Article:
Dev’s Dispatch: like Fergie said, ‘Where is the love’?

In recognizing that we don’t have the all answers, nor are we supposed to, we create space for humanity, questioning, and consciousness.

Dev’s Dispatch: like Fergie said, ‘Where is the love’?

I walked out of church. ****My place of refuge and inspiration.

I’d been there experiencing materials by Graham Hancock. Examinations of prehistoric caves and rock shelters in France, Spain and Italy. Reflections from journeys with Ayahuasca in the presence of Shamans. Contemplations, call them obscure or not, on human evolution. His work challenges me to be flexible in all that I think I know. And after more than two extremely challenging years for humanity, I have come to appreciate this greatly.

Anyhow my friend Ana (a talented sound bath healer, tarot card reader and hair-stylist - how modern right?) and I slid into my truck and turned the music up. I suspect it was playing Wildfires by SAULT since that’s a regular on my playlists.

It was around 3:30 pm so Vancouver’s 4th ave was packed. I looked over my shoulder and signalled left. I locked eyes with a man who had pulled up beside, and just behind, me. I gestured to him, gently waving my hands, ‘you first or me?’. He sat there, expressionless, and did nothing. I waved thank you and proceeded ahead of him.

Our next stop was the crystal store with the red door.

Ana was commenting to me how she’s found that people are tightly wound right now. I agreed. She said, in her fabulous Mexican-Spanish accent, ‘it seems that people - how do you say - just eh-snap?!’ ‘like **there is no time between the thing, their feeling, and their reaction. It is all one.’

‘So scary’ Ana said.

It was then that I heard a deep fast rumble accelerating towards us. I looked to my left. It was the man who had pulled up beside me, in his dark blue-black van. He stared, in a manner that can only be described as distinctly Cruella-like. And swerved left and then a hard right, towards us. In an instant, I realized he was trying to ram me off the road. I looked right to the curb to make sure there was no one on it and ducked us out of his way. Then he took my place on the road and hurtled past us. Only, of course, to end up beside us at the next light. His van had ‘bacne’ (yes, bumps-and-divots-all-over-it). This was not his first rodeo.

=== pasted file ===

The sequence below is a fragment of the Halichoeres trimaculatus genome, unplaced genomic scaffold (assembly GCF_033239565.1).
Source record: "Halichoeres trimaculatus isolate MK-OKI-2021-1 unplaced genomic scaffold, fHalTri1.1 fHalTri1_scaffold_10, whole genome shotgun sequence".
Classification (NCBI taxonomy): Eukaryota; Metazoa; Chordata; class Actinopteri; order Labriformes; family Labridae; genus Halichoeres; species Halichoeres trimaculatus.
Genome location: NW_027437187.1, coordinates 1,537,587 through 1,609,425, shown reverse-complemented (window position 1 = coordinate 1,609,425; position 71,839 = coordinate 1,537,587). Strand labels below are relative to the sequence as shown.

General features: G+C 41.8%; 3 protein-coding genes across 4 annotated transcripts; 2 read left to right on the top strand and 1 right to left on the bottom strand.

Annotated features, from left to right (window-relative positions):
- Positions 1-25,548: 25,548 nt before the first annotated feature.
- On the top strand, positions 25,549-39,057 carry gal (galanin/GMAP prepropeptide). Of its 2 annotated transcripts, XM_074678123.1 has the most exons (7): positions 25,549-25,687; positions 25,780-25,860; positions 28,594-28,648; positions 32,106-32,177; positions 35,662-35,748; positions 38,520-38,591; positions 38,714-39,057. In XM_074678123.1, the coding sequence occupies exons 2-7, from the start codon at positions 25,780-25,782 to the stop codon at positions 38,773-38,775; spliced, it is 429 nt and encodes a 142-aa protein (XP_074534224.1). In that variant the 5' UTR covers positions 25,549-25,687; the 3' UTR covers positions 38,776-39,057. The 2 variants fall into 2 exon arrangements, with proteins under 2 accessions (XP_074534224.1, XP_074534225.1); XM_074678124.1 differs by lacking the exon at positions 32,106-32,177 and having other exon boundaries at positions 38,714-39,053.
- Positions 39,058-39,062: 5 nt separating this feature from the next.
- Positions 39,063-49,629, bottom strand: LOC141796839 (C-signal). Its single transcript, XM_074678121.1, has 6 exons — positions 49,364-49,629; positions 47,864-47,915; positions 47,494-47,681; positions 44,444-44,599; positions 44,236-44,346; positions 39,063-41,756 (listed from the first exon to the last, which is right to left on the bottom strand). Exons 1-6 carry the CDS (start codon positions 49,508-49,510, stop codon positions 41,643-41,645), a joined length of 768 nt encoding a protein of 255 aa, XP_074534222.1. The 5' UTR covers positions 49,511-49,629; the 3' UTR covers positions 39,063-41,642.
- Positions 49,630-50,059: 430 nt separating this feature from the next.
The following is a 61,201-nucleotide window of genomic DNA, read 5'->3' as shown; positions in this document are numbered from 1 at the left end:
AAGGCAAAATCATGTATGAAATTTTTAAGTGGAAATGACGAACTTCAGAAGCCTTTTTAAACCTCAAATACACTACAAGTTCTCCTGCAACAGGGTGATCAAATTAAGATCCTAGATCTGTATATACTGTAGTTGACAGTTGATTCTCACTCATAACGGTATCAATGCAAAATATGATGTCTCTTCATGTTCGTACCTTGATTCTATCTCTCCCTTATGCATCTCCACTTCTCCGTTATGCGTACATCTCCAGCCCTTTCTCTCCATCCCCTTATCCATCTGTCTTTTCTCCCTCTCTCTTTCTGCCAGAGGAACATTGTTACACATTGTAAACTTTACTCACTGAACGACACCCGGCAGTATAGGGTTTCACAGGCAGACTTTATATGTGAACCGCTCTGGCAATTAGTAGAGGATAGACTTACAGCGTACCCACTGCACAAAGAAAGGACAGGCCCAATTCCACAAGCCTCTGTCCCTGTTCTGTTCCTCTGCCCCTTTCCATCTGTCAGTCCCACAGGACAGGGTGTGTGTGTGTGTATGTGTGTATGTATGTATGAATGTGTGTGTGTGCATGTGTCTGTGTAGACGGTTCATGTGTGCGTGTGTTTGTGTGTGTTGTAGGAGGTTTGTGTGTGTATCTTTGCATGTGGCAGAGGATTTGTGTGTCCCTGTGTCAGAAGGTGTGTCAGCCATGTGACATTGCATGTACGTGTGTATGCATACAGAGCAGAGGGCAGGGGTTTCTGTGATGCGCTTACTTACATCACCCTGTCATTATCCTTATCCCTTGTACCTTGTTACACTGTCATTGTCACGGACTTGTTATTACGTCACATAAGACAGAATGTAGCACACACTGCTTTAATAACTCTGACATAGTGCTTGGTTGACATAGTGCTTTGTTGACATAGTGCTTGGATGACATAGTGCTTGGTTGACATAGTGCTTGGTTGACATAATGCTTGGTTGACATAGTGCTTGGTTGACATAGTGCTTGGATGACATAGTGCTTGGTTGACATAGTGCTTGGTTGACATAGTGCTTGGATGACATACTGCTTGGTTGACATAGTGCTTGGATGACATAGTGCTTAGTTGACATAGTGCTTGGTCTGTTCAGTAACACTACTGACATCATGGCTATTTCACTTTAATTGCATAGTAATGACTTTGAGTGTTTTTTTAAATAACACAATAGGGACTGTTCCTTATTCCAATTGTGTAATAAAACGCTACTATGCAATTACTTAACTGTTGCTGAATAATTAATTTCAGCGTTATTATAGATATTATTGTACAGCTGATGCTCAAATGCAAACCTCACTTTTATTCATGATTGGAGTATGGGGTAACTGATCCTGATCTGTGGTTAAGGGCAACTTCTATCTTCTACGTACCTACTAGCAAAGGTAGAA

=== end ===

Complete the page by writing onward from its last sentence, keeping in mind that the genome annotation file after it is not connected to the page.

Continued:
Listen. There were many reasons for me to be upset, angry, bewildered and even scared. But that felt too obvious. Too easy even.

I looked at him in his bacne Van. Put my hands in 🙏

—  and said softly but loudly ‘peace be upon you Sir’ with a goofy-happy-go-lucky smile on my face. And, I meant it.

I thought of a principle that has guided me since I was 18.

You are not always responsible for what happens to you, but you are responsible for how you choose to respond to what happens to you.

What I would give to have that driver's address and send that complex human a gorgeous craft-paper care package and a year of coaching.

There is a famous quote that suggests love is a noun like a struggle. Not a perfect state of caring, but accepting a person as they are, here and now.

We don’t have a deficit of valentines-day-marketing love. Or even real deep love in our hearts. Though, it is my experience that we have a deficit of Love as a Value. A Belief. An Expression. An Embodiment. An Action. A Choice.

And if being a business person has taught anything, it’s that wherever there is a deficit there is an opportunity.

Also, these are my favourite emojis right now 🐅 🔵 ❤️‍🔥

May you enjoy them,